And here's another bugle call, which I caught in London still (a little) you can feel the urge to be more aristocratic. If you listen, like you can hear in Paris, new York or Boston. But in other places the signal is very weak and unstable.

Here is the complete list of signals that I caught in different cities: wealth, style, fashion, physical attractiveness, fame, political power, economic power, intelligence, class superiority and the quality of life.

From this list me some good. I always thought ambition is a good thing, but now I realize it's because I always meant by this ambitions in the areas that concern me the most. When you list all what have ambitions of ambitious people, this looks so pretty.

Do I have anyone who wants to achieve excellent results, to live in a big city? No. All great cities inspire some ambition but for some types of employment, all you need is a handful of talented colleagues.

City give the audience and funnel retractor is equal to you people. This is not so important in math and science where the entire audience is your colleagues, and all you need is a faculty with the right colleagues. In areas such as art, journalism or technology, an important more General environment. They have the best professionals are not concentrated in a few top departments and laboratories. In these more chaotic fields is most advantageous to work in a big city: you have to feel all this encouragement coming from others and to find colleagues.

It is not necessary to live in a big city all my life, so that its mechanisms worked for you. Key years is the beginning and the middle of your career. And of course, do not have to be born and to grow up in a big city. And don't even have to go to school in this city.

But when crossing to the next, more difficult step, it is best to be in a place where you can find peers and support. When you find both, and you can leave. Take the Impressionists: they were born and died all over France, but decisive for them was the years spent together in Paris.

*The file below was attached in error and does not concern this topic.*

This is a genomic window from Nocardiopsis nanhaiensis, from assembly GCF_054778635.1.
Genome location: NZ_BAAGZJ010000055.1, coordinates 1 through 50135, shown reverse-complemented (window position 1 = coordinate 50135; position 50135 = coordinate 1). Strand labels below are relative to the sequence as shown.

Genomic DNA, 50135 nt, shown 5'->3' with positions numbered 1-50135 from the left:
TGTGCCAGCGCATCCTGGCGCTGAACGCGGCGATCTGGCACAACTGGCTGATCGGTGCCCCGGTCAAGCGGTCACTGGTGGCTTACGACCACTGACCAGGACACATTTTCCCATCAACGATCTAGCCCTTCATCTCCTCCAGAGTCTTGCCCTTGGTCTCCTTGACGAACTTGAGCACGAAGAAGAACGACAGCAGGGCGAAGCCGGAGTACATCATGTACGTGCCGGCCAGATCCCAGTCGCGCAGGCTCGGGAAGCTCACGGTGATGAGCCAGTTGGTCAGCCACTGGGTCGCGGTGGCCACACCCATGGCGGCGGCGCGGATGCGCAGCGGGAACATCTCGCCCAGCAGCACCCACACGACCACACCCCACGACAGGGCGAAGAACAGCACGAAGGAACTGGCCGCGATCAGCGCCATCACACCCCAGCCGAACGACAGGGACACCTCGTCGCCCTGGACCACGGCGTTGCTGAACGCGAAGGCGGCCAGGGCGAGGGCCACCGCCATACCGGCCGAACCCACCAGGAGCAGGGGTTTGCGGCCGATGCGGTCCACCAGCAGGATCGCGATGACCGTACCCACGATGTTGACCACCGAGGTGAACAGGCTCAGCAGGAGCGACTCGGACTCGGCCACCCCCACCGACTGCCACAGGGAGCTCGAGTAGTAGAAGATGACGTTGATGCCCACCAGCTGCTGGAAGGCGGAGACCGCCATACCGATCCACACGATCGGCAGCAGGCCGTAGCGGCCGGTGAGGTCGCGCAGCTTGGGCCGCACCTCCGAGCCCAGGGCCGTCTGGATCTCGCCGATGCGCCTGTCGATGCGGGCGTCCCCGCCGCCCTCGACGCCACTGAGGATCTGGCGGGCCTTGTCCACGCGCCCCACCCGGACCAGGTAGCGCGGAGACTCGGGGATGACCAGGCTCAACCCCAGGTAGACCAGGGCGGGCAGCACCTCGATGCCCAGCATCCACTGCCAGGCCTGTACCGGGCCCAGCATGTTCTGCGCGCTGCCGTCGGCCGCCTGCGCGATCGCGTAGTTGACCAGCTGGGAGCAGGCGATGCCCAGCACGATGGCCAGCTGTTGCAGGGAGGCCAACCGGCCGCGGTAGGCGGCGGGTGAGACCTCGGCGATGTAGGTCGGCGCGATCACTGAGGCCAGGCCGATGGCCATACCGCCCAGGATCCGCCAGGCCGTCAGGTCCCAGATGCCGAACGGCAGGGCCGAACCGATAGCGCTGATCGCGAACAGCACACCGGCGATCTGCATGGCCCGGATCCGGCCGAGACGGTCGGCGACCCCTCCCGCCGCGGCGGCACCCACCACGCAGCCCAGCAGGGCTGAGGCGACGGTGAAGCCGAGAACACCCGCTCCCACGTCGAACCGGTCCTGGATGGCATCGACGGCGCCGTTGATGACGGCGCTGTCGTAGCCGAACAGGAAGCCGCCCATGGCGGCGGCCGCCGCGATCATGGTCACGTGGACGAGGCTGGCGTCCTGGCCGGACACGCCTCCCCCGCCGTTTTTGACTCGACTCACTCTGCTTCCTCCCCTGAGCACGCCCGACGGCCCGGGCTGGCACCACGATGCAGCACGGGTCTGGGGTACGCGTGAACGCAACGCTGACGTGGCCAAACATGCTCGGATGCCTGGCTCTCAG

If you are still not sure, what you want to do, and where the main center for those who engaged in it, it is more efficient, probably, to try to live in several cities, while you are still young. You never know which signal takes a city until you live there. Sometimes assumptions are incorrect: I moved to Florence in 25 years, thinking that I would see an arts centre but it turned out that I was late for 450 years.

Even when the city was still seething with ambition, it's impossible to know for sure whether to resonate the signal with your aspirations, yet you will not hear him. When I moved to new York, I was thrilled. This exciting place. It took some time to realize that I'm not quite the same as the local residents.


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Some people are already at the age of 16 know what they will do. But the most ambitious young people the very existence of ambition seems to be preceded by understanding what these ambitions arise. They know what they want to do something great. But I haven't decided whether rock stars or brain surgeons.

There is nothing wrong. But it does mean that if you have an ambition the most common, you will have to find a place to live by trial and error. Probably, you will have to find a city where you feel at home, to understand what kind of your ambitions.published


Author: Paul Graham